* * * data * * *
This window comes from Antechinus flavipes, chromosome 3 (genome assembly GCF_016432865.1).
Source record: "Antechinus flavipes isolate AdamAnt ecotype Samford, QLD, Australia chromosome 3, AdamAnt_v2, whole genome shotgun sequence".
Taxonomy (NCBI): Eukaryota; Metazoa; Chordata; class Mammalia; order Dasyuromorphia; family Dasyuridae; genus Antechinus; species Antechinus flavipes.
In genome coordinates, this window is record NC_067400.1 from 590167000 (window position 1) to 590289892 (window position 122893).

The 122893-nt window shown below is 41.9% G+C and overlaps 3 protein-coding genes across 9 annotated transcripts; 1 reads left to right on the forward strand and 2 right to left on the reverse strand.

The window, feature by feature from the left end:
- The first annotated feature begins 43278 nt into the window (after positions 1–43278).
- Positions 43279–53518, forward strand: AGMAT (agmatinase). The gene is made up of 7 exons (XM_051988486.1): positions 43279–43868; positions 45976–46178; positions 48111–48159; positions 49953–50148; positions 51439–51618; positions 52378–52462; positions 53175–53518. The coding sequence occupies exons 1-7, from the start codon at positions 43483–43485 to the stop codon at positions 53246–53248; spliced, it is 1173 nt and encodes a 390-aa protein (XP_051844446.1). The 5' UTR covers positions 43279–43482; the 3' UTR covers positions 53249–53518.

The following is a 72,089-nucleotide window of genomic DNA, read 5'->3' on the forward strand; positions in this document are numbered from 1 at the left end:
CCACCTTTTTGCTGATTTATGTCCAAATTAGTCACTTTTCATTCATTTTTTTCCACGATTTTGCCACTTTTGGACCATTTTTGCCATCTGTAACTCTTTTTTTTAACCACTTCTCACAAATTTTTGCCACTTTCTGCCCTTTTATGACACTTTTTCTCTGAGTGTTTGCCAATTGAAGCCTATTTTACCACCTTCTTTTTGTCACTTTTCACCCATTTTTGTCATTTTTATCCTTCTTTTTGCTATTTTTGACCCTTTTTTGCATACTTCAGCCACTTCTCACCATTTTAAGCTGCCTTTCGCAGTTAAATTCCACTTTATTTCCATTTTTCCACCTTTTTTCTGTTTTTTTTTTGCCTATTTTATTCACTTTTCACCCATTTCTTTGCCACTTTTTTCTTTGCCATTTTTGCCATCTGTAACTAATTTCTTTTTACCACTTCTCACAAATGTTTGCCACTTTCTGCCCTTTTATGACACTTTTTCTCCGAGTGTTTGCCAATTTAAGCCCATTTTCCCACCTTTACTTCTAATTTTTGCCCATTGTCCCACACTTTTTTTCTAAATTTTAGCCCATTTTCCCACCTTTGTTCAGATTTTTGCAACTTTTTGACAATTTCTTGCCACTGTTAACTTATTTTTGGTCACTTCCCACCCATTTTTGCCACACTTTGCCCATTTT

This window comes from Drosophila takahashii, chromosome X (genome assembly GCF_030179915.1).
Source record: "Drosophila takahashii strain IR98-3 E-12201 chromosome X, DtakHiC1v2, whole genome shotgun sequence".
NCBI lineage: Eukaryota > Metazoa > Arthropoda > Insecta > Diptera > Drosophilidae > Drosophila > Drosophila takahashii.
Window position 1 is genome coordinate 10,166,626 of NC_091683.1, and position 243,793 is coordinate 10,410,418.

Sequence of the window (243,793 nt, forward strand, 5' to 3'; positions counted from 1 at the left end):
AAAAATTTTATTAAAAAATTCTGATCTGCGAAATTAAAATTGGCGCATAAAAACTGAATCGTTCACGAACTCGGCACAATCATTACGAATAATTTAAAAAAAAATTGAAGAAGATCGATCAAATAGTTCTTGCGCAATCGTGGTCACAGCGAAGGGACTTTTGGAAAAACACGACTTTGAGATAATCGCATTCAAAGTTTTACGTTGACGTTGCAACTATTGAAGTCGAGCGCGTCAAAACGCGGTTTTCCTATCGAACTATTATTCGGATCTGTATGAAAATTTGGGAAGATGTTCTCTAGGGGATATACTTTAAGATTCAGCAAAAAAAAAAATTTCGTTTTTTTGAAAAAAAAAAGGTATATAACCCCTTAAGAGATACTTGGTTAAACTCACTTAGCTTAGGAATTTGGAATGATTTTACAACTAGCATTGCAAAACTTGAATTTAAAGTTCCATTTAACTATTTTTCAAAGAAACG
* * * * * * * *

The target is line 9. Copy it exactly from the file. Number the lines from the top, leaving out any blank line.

The following is a 72,089-nucleotide window of genomic DNA, read 5'->3' on the forward strand; positions in this document are numbered from 1 at the left end: